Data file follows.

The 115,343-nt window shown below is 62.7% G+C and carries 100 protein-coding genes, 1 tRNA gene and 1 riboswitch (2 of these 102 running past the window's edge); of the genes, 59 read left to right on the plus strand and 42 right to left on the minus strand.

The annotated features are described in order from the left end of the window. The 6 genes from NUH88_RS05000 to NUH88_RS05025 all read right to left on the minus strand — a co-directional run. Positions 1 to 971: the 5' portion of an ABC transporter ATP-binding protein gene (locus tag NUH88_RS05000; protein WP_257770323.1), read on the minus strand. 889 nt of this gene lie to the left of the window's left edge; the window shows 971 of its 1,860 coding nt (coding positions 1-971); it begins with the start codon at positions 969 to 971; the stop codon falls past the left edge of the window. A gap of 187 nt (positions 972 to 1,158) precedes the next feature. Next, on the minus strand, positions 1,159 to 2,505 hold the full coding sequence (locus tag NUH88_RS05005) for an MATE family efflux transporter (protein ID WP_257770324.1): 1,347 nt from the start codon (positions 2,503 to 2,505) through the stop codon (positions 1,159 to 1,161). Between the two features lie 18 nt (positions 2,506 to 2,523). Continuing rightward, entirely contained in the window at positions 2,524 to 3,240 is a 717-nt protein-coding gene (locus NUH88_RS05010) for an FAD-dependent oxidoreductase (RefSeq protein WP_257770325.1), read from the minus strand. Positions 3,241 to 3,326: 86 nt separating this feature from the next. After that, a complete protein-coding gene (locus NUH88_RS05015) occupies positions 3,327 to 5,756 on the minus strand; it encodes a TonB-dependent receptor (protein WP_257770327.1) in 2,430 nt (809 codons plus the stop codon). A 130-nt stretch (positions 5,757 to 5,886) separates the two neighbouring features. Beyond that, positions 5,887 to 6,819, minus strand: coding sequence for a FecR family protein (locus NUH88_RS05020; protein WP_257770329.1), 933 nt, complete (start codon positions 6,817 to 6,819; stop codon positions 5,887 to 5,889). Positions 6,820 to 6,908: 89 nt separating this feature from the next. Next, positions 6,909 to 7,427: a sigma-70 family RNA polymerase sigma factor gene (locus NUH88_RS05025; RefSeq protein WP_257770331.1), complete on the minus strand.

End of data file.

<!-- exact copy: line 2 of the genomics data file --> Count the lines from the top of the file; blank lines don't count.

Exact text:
The annotated features are described in order from the left end of the window. The 6 genes from NUH88_RS05000 to NUH88_RS05025 all read right to left on the minus strand — a co-directional run. Positions 1 to 971: the 5' portion of an ABC transporter ATP-binding protein gene (locus tag NUH88_RS05000; protein WP_257770323.1), read on the minus strand. 889 nt of this gene lie to the left of the window's left edge; the window shows 971 of its 1,860 coding nt (coding positions 1-971); it begins with the start codon at positions 969 to 971; the stop codon falls past the left edge of the window. A gap of 187 nt (positions 972 to 1,158) precedes the next feature. Next, on the minus strand, positions 1,159 to 2,505 hold the full coding sequence (locus tag NUH88_RS05005) for an MATE family efflux transporter (protein ID WP_257770324.1): 1,347 nt from the start codon (positions 2,503 to 2,505) through the stop codon (positions 1,159 to 1,161). Between the two features lie 18 nt (positions 2,506 to 2,523). Continuing rightward, entirely contained in the window at positions 2,524 to 3,240 is a 717-nt protein-coding gene (locus NUH88_RS05010) for an FAD-dependent oxidoreductase (RefSeq protein WP_257770325.1), read from the minus strand. Positions 3,241 to 3,326: 86 nt separating this feature from the next. After that, a complete protein-coding gene (locus NUH88_RS05015) occupies positions 3,327 to 5,756 on the minus strand; it encodes a TonB-dependent receptor (protein WP_257770327.1) in 2,430 nt (809 codons plus the stop codon). A 130-nt stretch (positions 5,757 to 5,886) separates the two neighbouring features. Beyond that, positions 5,887 to 6,819, minus strand: coding sequence for a FecR family protein (locus NUH88_RS05020; protein WP_257770329.1), 933 nt, complete (start codon positions 6,817 to 6,819; stop codon positions 5,887 to 5,889). Positions 6,820 to 6,908: 89 nt separating this feature from the next. Next, positions 6,909 to 7,427: a sigma-70 family RNA polymerase sigma factor gene (locus NUH88_RS05025; RefSeq protein WP_257770331.1), complete on the minus strand.